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Sex is a sensitive topic most parents dread to discuss with their children. Dispel your fears and communicate with your kids in five easy ways.

 

Explain things early on.
No, we’re not asking you to describe the details of the act. Instead, address the questions your kids might have about their reproductive organs and their sexuality as early as possible. Questions could range from “How come I have a penis and my sister doesn’t?” to “Mom, what are breasts for?” to “Where do babies come from?”

 

Keep things simple.
When presented with a query, respond in short, straightforward terms. Remember to consider what your child can understand given his age and level of maturity–this Planned Parenthood guide lists the different things your kids need to know at every stage of their development. Answer without hesitation, shame, or malice. This will relay the message that there is nothing he can’t ask you. When he asks something you don’t know the answer to, be honest and tell him “I don’t know” then try to find the answers together.

 

Initiate talks frequently.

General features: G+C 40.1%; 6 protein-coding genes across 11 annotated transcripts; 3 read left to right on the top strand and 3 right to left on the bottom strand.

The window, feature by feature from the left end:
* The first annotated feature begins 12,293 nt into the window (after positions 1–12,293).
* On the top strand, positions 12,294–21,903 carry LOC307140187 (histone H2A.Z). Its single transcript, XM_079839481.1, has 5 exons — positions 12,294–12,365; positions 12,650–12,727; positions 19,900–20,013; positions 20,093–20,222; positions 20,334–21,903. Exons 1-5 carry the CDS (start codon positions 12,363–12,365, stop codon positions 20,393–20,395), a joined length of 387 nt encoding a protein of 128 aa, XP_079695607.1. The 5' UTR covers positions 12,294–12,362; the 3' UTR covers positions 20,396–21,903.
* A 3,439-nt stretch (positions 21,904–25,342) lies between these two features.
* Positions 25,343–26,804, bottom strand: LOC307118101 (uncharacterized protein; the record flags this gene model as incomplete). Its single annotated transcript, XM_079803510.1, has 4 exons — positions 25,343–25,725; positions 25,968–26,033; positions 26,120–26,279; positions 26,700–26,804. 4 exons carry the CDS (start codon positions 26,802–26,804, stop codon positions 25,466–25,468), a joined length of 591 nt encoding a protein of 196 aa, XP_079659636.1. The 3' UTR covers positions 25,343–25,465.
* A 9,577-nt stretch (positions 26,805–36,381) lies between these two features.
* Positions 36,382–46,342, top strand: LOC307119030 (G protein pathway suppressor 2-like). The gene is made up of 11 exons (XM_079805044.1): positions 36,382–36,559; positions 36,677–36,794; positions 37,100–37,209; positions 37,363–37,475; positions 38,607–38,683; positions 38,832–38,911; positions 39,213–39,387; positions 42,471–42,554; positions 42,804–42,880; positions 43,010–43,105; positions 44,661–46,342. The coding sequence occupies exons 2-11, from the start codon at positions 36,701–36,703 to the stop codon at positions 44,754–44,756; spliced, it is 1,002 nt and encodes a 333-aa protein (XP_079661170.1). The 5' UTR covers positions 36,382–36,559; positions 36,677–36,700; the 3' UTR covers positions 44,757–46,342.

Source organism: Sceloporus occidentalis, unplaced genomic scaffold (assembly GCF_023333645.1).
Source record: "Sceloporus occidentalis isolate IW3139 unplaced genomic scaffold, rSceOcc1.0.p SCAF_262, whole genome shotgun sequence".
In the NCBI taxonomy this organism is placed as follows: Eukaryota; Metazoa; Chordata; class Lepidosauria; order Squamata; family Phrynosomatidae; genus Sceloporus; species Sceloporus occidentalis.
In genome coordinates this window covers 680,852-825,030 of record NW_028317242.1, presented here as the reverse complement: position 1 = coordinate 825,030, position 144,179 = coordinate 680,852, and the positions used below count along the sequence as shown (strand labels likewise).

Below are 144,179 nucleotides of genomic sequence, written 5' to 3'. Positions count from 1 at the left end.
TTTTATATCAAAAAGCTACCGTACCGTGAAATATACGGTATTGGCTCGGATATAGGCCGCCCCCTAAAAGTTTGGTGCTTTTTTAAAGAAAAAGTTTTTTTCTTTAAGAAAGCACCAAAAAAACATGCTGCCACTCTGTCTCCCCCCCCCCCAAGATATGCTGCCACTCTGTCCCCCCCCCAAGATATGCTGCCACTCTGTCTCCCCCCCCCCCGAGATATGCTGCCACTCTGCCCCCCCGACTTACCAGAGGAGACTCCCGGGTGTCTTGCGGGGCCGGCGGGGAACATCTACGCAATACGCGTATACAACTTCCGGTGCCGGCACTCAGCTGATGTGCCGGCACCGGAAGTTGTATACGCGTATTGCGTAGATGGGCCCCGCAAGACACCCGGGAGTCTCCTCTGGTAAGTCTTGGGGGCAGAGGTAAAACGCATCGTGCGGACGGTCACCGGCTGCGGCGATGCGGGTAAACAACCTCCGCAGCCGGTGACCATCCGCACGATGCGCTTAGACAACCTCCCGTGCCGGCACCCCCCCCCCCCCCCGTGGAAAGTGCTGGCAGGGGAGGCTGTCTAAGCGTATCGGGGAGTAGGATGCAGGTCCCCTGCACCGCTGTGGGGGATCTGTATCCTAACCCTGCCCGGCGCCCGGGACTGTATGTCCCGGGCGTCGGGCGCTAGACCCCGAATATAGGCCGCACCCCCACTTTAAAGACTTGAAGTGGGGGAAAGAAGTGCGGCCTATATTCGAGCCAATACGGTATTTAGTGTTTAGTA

Even though you’ve established a healthy rapport with your child, there are some things he’ll be too embarrassed to discuss—especially when he has hit adolescence. Be the first to admit you’re equally nervous about having the talk with him and laugh it off. You can also use the media (when listening to hit songs or watching TV shows) to bring up sexuality-related topics. In the end, it’s best if the truth comes from you than from a celluloid scene that’s still open to misinterpretation.

 

Instill good values.
By the age of three to four, you’ll notice your child “playing doctor,” undressing to show his body, or fondling his genitals during emotional moments resulting from stress or exhaustion. By age five to seven, he’ll be more aware of his body and the need for privacy while he’s bathing or dressing up. Masturbation is a natural way for children to explore their bodies, but you should address the matter delicately depending on your family’s religion and values. Aside from talking to him about it, set consistent, non-verbal examples that will lead him to behave accordingly.

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Keep him informed.
Whether it’s discussing sexually transmitted diseases (STDs) or explaining wet dreams, you can let go of the fear that talking to your child about these things will make him rush out to do the deed. According to this article on Sexualityandu.ca, studies have revealed that teens who openly discuss sex with their parents tend to be sexually active at an older age and have safer, more responsible intercourse. Now isn’t that a relief?

 

For more tips and insights for having “the talk,” check out “Kids, the Birds, and the Bees” by Mari-An Santos, published in the April 2007 issue of Good Housekeeping magazine, and the children’s book First Comes Love by Jennifer Davis.

 

(Photo source: sxc.hu)

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